Wednesday, December 29, 2010

Lewis on Narrative Verse and Ritual

I found this paragraph and a half of C.S. Lewis’s A Preface To Paradise Lost to be too good of an introduction to the particularities of narrative verse, and too good an apology for the proper place of ritual for me to cut it up into digestible blog-bites. Read on. It’s only 500 words.

A line which gives the listener pause is a disaster in oral poetry because it makes him lose the next line. And even if he does not lose the next, the rare and ebullient line is not worth making. In the sweep of recitation no individual line is going to count for very much. The pleasure which moderns chiefly desire from printed poetry is ruled out anyway. You cannot ponder over single lines and let them dissolve on the mind like lozenges. That is the wrong way of using this sort of poetry. It is not built up of isolated effects; the poetry is in the paragraph, or the whole episode. To look for single, ‘good’ lines is like looking for single ‘good’ stones in a cathedral.

The language, therefore, must be familiar in the sense of being expected. But in Epic which is the highest species of oral court poetry, it must not be familiar in the sense of being colloquial or commonplace. The desire for simplicity is a late and sophisticated one. We moderns may like dances which are hardly distinguishable from walking and poetry which sounds as if it might be uttered ex tempore. Our ancestors did not. They liked a dance which was a dance, and fine clothes which no one could mistake for working clothes, and feasts that no one could mistake for ordinary dinners, and poetry that unblushingly proclaimed itself to be poetry. What is the point of having a poet, inspired by the Muse, if he tells the stories just as you or I would have told them? It will be seen that these two demands, taken together, absolutely necessitate a Poetic Diction; that is, a language which is familiar because it is used in every part of every poem, but unfamiliar because it is not used outside poetry. A parallel, from a different sphere, would be turkey and plum pudding on Christmas day; no one is surprised at the menu, but every one recognizes that it is not ordinary fare. Another parallel would be the language of a liturgy. Regular church-goers are not surprised by the service—indeed, they know a good deal of it by rote; but it is a language apart. Epic diction, Christmas fare, and the liturgy, are all examples of ritual—that is, of something set deliberatly apart from daily usage, but wholly familiar within its own sphere. The element of ritual which some dislike in Milton’s poetry thus comes into epic at the very beginning. Its propriety in Milton will be considered later; but those who dislike ritual in general—ritual in any and every department of life—may be asked most earnestly to reconsider the question. It is a pattern imposed on the mere flux of our feelings by reason and will, which renders pleasures less fugitive and griefs more endurable, which hands over to the power of wise custom the task (to which the individual and his moods are so inadequate) of being festive or sober, gay or reverent, when we choose to be, and not at the bidding of chance.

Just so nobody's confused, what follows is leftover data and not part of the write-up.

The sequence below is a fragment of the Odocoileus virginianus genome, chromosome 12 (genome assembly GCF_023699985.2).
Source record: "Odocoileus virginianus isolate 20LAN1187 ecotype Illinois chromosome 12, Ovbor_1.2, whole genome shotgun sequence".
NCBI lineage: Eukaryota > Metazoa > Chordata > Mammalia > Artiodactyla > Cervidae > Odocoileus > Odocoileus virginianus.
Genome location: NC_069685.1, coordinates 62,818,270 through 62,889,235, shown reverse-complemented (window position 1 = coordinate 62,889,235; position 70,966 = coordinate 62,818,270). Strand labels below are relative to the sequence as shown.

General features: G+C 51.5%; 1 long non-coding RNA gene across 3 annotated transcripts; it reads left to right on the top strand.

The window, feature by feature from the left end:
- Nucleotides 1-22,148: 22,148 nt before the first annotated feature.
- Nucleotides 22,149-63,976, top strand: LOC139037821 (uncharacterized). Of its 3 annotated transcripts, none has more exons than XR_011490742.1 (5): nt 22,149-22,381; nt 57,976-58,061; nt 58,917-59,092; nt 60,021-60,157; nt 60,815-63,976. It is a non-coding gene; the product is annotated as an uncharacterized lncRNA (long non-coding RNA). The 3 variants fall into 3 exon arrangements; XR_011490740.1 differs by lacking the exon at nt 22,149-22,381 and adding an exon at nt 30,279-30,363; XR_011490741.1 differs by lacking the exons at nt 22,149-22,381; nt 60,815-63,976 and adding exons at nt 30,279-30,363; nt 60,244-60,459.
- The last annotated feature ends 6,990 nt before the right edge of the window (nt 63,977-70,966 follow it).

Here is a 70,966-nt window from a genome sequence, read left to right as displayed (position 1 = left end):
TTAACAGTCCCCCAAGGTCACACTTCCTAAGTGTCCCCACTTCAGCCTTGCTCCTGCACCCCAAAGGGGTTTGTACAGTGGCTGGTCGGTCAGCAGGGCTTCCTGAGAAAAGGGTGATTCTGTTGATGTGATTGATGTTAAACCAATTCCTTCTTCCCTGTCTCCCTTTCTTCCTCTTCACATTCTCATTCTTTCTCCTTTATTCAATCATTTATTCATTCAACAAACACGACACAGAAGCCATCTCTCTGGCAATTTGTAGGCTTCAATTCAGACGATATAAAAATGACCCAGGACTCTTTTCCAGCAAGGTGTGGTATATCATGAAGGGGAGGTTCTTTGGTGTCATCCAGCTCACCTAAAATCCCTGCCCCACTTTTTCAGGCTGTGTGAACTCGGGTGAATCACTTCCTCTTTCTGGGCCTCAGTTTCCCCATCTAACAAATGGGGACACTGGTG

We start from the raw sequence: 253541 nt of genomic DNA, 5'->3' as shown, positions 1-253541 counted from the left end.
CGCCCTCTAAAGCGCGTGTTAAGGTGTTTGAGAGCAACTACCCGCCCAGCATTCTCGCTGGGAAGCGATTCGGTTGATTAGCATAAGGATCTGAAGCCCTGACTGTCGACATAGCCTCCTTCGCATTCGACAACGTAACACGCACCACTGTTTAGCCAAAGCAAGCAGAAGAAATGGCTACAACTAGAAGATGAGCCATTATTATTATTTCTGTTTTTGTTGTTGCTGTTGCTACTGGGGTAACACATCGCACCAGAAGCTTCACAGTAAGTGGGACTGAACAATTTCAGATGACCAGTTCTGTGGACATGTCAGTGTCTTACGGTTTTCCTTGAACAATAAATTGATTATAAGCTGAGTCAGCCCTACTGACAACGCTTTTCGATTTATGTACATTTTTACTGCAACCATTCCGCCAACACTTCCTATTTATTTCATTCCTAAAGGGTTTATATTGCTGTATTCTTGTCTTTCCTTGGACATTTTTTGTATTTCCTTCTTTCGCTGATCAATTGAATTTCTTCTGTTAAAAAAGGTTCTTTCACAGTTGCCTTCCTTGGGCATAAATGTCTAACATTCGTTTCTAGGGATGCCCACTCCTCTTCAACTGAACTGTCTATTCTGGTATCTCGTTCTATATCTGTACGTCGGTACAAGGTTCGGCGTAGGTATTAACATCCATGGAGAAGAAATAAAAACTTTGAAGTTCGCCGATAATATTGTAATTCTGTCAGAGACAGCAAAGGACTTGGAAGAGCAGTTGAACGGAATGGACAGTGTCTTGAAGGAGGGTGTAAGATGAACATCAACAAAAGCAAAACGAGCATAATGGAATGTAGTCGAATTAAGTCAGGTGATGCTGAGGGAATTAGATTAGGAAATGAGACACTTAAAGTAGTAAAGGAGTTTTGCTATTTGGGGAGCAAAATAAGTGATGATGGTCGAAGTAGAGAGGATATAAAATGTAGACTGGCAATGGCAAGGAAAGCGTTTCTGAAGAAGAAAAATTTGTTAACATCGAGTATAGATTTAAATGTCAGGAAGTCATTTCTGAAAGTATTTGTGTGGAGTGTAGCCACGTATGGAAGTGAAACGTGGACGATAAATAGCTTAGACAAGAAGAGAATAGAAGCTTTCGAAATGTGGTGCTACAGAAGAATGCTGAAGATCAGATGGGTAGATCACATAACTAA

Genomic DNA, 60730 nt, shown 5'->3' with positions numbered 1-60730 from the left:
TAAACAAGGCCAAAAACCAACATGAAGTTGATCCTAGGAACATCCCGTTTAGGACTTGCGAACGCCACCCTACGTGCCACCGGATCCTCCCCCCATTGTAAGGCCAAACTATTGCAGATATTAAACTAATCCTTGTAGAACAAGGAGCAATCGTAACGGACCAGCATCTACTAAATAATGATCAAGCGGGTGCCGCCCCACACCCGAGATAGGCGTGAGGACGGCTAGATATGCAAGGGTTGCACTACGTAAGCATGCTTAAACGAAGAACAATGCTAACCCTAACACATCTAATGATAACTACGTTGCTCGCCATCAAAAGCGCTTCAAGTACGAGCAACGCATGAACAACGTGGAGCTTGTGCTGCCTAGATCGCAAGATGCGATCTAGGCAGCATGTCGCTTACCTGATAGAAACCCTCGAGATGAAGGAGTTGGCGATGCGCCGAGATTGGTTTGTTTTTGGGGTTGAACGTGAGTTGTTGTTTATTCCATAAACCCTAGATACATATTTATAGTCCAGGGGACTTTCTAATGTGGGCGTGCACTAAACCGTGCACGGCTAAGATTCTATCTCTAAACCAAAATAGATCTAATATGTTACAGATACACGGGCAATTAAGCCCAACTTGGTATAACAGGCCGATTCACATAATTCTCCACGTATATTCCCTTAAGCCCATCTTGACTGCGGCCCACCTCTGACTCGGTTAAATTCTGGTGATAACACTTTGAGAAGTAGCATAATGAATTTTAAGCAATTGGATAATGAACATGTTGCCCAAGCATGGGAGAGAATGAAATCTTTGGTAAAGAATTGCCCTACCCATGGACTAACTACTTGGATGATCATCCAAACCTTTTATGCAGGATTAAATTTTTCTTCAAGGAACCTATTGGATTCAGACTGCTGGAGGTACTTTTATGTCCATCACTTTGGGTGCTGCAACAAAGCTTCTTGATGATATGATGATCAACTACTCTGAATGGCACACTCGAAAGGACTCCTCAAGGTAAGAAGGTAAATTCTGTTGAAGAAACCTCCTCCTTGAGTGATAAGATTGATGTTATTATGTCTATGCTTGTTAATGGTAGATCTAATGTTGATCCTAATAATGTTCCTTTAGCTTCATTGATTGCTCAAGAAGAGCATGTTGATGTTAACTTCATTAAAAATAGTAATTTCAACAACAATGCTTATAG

1. That is just wonderful!!

    Paul and I were just talking in the car yesterday about our writing styles. Each of us noted that we have some kind of switch we flip when writing which remains inactive in regular daily interaction. Paul, for instance, is far wittier in writing, and far more extroverted. I asked Paul if reading my writing was like seeing a different side of me. He said it was like me, but if I was giving a pubic address, not casual. And that seems right for me. I was brought up to think of writing as a special form of communication. As I told him, many writers (I'm specifically thinking of bloggers just now) that are very popular aren't really writers, they're talkers. I don't mean this as a dig, mind you, just an observation. When I talk, I talk; when I write, I write, and those, to me, are two very different things. Writing for me is formal....set apart....special.

    As to Milton, the edition I'm reading from is so laden with footnotes that more of the page is covered with notes than with poetry. I think this is what derailed me in my first effort to read it. (I am religious reader of footnotes.) This time I determined not to let the footnotes interrupt the flow unless absolutely necessary. Reading aloud I got through the first book in just an hour or so. It was definitely meant to be read aloud.

  2. My writing style always veers towards stuffiness. It is formal, and often when it is casual, it is calculatedly so. I don't speak in the same cadences, or the same diction with which I write. When writing I listen to the words. When speaking casually, I'm just struggling to get through it without looking like an idiot. If I have the luxury of a relaxed and prolonged conversation then I'll be looking for the right verbal images. My wife says I repeat myself with many variations. Next time she does so, I'm going to point out this bit from C.S. Lewis from Chapter IV of the same book: